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Q&A with Suze Orman
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LINDA, YOU NEED A smart place to save, not
invest. There’s a very big difference. An investment is
something you do not need to touch for at least
seven to 10 years, and ideally much longer.
KIE TH LATHROP
With a long time horizon, stocks are a good
investment: You have time to ride out market rough
patches, which brings an opportunity to earn more
when the markets rise. But you never want to invest
in stocks or other volatile investments for your
Your main goal is to keep your money safe. That
means a bank savings account or a money market
Thanks to more than two years of the Federal
Reserve raising its benchmark short-term interest
rate—the federal funds rate—you can earn nearly 5
percent in a safe savings account.
Money market deposit accounts and money
market mutual funds will give you the most flexibility: You can write checks against the account at any
time, though often a minimum check amount of
$200 or so is required.
Here’s one investment
you should avoid
What’s the best way to invest $5,000
or more in an account that could be
accessed quickly in case of an emergency?
I am 58.
—Linda Katrick, via fax
out while you are alive, there’s no guarantee you’ll
get at least your original deposit back.
Even worse is that the supposed tax advantage is
really an albatross. Sure, your money grows tax
deferred while it is invested. But if you withdraw it,
you are going to owe income tax, not capital-gains
tax, on your earnings. The highest income-tax
bracket is 35 percent; the highest capital-gains rate is
15 percent. See my point?
You can easily create a tax-efficient investment
on your own: Invest in index mutual funds and
there’s little likelihood you will be hit with a tax bill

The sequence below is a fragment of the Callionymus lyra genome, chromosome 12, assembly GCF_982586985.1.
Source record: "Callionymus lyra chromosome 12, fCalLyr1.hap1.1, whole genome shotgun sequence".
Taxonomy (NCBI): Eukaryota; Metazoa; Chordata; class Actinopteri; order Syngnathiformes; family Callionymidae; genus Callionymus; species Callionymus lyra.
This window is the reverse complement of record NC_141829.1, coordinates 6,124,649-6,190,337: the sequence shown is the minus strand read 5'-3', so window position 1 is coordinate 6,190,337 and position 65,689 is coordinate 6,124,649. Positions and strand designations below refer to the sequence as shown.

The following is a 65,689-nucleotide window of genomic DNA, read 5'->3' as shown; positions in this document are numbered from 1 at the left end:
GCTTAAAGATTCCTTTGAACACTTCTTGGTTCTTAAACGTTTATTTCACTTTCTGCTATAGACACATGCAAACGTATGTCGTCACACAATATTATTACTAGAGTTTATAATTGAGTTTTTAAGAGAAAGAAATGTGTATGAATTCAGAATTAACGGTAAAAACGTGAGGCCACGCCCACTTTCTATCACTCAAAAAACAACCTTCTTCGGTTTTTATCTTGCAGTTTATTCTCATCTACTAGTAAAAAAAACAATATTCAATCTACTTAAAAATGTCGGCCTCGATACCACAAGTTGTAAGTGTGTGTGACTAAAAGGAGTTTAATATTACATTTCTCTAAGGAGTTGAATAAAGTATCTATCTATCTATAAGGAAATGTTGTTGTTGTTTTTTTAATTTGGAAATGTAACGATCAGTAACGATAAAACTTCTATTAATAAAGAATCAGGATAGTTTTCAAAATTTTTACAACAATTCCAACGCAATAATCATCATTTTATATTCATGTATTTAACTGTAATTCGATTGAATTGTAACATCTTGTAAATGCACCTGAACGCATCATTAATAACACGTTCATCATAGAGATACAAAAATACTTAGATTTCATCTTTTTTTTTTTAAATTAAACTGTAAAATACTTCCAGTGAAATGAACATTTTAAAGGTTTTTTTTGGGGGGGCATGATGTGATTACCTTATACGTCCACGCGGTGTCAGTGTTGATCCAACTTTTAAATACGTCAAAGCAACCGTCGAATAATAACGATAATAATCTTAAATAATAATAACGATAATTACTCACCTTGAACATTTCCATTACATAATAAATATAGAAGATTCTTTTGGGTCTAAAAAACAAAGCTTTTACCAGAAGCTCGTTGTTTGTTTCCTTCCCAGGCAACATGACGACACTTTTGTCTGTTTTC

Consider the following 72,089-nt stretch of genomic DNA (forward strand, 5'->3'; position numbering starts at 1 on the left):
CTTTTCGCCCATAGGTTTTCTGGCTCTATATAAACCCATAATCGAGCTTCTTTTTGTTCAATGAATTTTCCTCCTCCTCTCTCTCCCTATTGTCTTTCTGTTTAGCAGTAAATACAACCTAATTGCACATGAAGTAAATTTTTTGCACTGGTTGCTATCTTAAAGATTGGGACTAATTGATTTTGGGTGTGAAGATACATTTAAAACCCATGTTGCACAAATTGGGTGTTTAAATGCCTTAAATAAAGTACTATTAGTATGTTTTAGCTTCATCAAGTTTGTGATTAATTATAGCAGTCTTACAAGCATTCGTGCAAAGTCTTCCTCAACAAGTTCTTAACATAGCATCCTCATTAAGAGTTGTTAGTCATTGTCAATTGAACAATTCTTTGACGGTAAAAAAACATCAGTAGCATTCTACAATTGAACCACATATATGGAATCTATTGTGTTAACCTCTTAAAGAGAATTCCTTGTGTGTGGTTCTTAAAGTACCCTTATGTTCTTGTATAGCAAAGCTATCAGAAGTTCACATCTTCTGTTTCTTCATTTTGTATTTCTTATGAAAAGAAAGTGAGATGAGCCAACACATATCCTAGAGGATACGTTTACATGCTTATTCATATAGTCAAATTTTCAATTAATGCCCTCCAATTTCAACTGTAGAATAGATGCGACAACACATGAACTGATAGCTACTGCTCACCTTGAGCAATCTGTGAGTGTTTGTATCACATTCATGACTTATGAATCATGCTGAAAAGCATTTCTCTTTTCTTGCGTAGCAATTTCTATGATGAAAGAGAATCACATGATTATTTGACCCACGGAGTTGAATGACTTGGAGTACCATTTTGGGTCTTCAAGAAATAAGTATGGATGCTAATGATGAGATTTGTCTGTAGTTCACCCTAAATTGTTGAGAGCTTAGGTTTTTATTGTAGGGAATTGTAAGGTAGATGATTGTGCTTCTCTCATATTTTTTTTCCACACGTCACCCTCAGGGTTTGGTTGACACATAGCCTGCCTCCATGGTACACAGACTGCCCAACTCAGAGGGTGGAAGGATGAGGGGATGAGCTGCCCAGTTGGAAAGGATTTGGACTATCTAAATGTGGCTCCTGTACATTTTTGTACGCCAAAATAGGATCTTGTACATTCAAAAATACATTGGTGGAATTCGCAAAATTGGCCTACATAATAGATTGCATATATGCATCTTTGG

until you sell. To guarantee there’s no tax bill, opt
for an exchange-traded fund (ETF), which is an
index fund that trades like a stock. Then, when you
do sell, you will simply owe capital gains on your
earnings, as long as you have owned the index fund
or ETF for at least a year.
Let’s think about your kids for a minute. With a
VA, if they withdraw all the funds immediately
upon inheritance (which most kids do), they will
owe tax on all the earnings. With a mutual fund or
ETF, if they withdraw all the funds immediately they
probably won’t owe a penny of tax.
To learn more about why I dislike VAs, check
out the “Resources” page at
My financial planner wants to put a large
sum of my money ($400,000) in a flexible
premium variable annuity. I am a bit skeptical and am not real crazy about the large
( 6 percent to 8 percent) surrender charges.
What are your thoughts?
—Sandy Sandweg, San Diego
I am 65 and my husband is 69, and through
bad investments we lost everything and are
now renting an apartment. We get $1,650 a
month from Social Security; I can get my
hands on about $20,000. Should we try to
buy a home? Or maybe lease?
—Jacqueline Hart, Atlanta
HOW CAN I SAY this politely? Actually, I can’t. So
let me just be blunt: This is horrible financial
advice. Variable annuities (VAs) are at the top of my
list of worst investments. You are absolutely right to
be skeptical about the surrender charge (the fee you
pay if you dare to want to cash out in the first seven
years or so that you own the VA), but that’s just the
tip of the scary iceberg.
Financial advisers love VAs because these investments earn a fat commission and they are easy to
sell. Consumers fall for the sales pitch of getting tax-deferred savings by investing in mutual funds
through a VA as well as the promise that they won’t
ever get less out of the VA than they put in.
Here’s what the adviser doesn’t tell you: You will
pay an extra fee each year that hovers around 1. 3
percent to give you that asset protection, which
kicks in only if you die. If you take all your money
YOU MAY HAVE LOST all your money—and I
know how wrenching that is—but let’s get something
clear: You have not lost everything. You have your husband, a nice Social Security payout and $20,000.
If you can buy a place for $150,000, a 10 percent
down payment ($15,000) would leave you $5,000
for an emergency cash fund, which I think is important. A 30-year fixed-rate mortgage for $135,000 will
run you about $835 a month, which is about half
your Social Security payment. Buy only if you can
afford the 30-year fixed—don’t take on a risky
adjustable-rate mortgage on your fixed income.
Of course, you will also have the additional
costs of property tax and insurance to contend with,
as well as private mortgage insurance the lender will
insist on if you make less than a 20 percent down
payment. If, after you add up those costs, you don’t
have enough money left to cover your other living
expenses, you must either lower your purchase price
or just keep renting. C